Anxiety disorders are very common in ED patients (e.g., [20]), but the role of anxiety disorders on the diagnostic instability is still unclear. In the present study we could not find associations between diagnostic instability within ED and anxiety disorders. Previously, we could observe that the presence of obsessive-compulsive disorders was significantly associated with a longer duration of the ED, in addition we found no difference between the prevalence of obsessive-compulsive disorder in AN compared to BN [21]. Some studies underline the important role of obsessive-compulsive traits for the course of ED (e.g., [22-24]) Anderluh and colleagues reported retrospectively that obsessive-compulsive traits in childhood were linked to a longer duration of underweight status, longer episodes of severe food restriction, and shorter duration of binge eating [22,25]. It is possible that rigidity (as obsessive-compulsive disorder or as trait) may contribute to an increased fixation of the ED symptoms and, thereby, reduced diagnostic instability.

Psychiatric comorbidities have been shown to be linked to increased symptom severity [16], and thus affect outcome [11,12,26]. Taking previous reports into account [16], the present results suggest that while the presence of both axis I and axis II comorbidities are linked to ED symptom severity, comorbidities of axis I in particular may affect diagnostic crossover within ED. The relationship between diagnostic crossover and ED outcome remains unclear. Given that diagnostic crossover is a frequent phenomenon, and ED patients often show treatment resistance, and a considerable part of patients has an ominous course of the illness, a deep understanding of the diagnostic instability could give important inputs for new treatment strategies.

Limitations

The present study is exploratory. We applied uncorrected statistical tests, and our main result would not have remained significant after correction for multiple comparisons. Because a link between psychiatric comorbidity and symptom severity has been shown previously [16], it cannot be ruled out the possibility that symptom severity has mediated the effect between comorbidity and diagnostic instability. However, two arguments speak against an effect of symptom severity on diagnostic crossover: First, in Spindler & Milos [16], it has been shown an effect of both axis I and axis II comorbidity on symptom severity. Here, in contrast, diagnostic crossover was only significantly affected by axis-I comorbidity, and not axis-II comorbidity. We investigated the influence of axis-I and axis-II comorbidity on purging/non-purging behaviour in the whole sample and did not find effects. However, we did not differentiate within the AN group, although this aspect may be of interest [9].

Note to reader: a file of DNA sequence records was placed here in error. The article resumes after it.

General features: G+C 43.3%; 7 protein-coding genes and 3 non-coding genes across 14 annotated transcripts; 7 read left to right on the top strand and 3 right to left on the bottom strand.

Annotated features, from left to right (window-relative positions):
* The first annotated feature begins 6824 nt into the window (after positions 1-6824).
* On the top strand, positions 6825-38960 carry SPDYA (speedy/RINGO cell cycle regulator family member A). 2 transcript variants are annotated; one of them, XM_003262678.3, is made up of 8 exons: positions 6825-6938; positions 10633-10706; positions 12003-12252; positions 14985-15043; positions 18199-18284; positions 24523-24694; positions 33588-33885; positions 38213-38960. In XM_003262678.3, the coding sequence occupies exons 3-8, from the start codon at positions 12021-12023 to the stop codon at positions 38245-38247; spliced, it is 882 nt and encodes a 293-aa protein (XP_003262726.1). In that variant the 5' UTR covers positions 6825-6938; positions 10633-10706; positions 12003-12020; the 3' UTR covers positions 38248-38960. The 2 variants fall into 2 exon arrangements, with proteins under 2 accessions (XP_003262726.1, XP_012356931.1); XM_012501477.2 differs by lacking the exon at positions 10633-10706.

As a final limitation, we tested our hypothesis only at the level of psychiatric comorbidities of axis I and II. We did not take into account personality factors like self-directedness or harm avoidance as was done in the studies by Tozzi and colleagues [10] and Anderluh and colleauges [25]. This has to be kept in mind, particularly as personality factors can be regarded as risk factors for the development of psychiatric disorders in general.

Conclusions

This study draws attention to the presence of psychiatric comorbidities of axis I being linked, in a prospective view, to increased changes in the symptomatology of ED, and accordingly to diagnostic instability in ED. The study underlines the importance of a careful assessment of axis-I comorbidities in the clinical praxis, and stress the significance of a comprehensive long-term view on the ED symptomatology. Future studies may investigate how individual therapeutic strategies can be developed based on the patient’s presence or absence of psychiatric axis-I comorbidities. Furthermore, prospective studies are needed to elucidate the predictive value of symptom fluctuations for the outcome, and to define ED phenotypes.

Abbreviations

ED: Eating disorder; AN: Anorexia nervosa; BN: Bulimia nervosa; EDNOS: Eating disorder not otherwise specified; DSM-IV: Diagnostic and statistical manual for mental disorders, 4th version; BMI: Body-mass index; SCID: Structured clinical interview according to DSM-IV.

Competing interests

The authors declare that they have no competing interests.

Authors’ contributions

GM and AS designed the study. AS and SM performed the statistical analyses. All authors were involved in the interpretation of the results. GM wrote the draft of the manuscript. All authors contributed to the manuscript, read and approved the final manuscript.

Acknowledgements

We thank the study participants.

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Pre-publication history

The pre-publication history for this paper can be accessed here:

http://www.biomedcentral.com/1471-244X/13/295/prepub